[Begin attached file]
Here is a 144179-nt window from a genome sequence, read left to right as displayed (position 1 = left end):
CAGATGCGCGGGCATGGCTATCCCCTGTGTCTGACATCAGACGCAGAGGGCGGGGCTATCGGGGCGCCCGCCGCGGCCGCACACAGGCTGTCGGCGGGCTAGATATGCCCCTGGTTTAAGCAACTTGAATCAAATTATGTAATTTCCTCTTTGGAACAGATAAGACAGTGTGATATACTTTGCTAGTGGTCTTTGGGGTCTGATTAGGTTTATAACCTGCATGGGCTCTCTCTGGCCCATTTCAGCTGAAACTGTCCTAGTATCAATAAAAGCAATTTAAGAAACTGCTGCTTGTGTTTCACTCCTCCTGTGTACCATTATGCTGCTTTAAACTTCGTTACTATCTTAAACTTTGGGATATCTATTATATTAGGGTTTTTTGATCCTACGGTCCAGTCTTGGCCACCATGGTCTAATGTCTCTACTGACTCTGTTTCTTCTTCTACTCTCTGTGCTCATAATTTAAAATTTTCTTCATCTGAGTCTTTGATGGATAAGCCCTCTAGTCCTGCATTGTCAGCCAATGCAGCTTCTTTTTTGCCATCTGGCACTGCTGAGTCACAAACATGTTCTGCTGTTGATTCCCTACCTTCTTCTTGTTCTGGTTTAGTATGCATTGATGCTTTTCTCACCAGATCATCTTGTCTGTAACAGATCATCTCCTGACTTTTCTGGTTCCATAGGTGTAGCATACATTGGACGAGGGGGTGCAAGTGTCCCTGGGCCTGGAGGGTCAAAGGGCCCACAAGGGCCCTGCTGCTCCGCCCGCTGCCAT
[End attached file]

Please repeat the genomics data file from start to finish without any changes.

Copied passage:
Here is a 144179-nt window from a genome sequence, read left to right as displayed (position 1 = left end):
CAGATGCGCGGGCATGGCTATCCCCTGTGTCTGACATCAGACGCAGAGGGCGGGGCTATCGGGGCGCCCGCCGCGGCCGCACACAGGCTGTCGGCGGGCTAGATATGCCCCTGGTTTAAGCAACTTGAATCAAATTATGTAATTTCCTCTTTGGAACAGATAAGACAGTGTGATATACTTTGCTAGTGGTCTTTGGGGTCTGATTAGGTTTATAACCTGCATGGGCTCTCTCTGGCCCATTTCAGCTGAAACTGTCCTAGTATCAATAAAAGCAATTTAAGAAACTGCTGCTTGTGTTTCACTCCTCCTGTGTACCATTATGCTGCTTTAAACTTCGTTACTATCTTAAACTTTGGGATATCTATTATATTAGGGTTTTTTGATCCTACGGTCCAGTCTTGGCCACCATGGTCTAATGTCTCTACTGACTCTGTTTCTTCTTCTACTCTCTGTGCTCATAATTTAAAATTTTCTTCATCTGAGTCTTTGATGGATAAGCCCTCTAGTCCTGCATTGTCAGCCAATGCAGCTTCTTTTTTGCCATCTGGCACTGCTGAGTCACAAACATGTTCTGCTGTTGATTCCCTACCTTCTTCTTGTTCTGGTTTAGTATGCATTGATGCTTTTCTCACCAGATCATCTTGTCTGTAACAGATCATCTCCTGACTTTTCTGGTTCCATAGGTGTAGCATACATTGGACGAGGGGGTGCAAGTGTCCCTGGGCCTGGAGGGTCAAAGGGCCCACAAGGGCCCTGCTGCTCCGCCCGCTGCCAT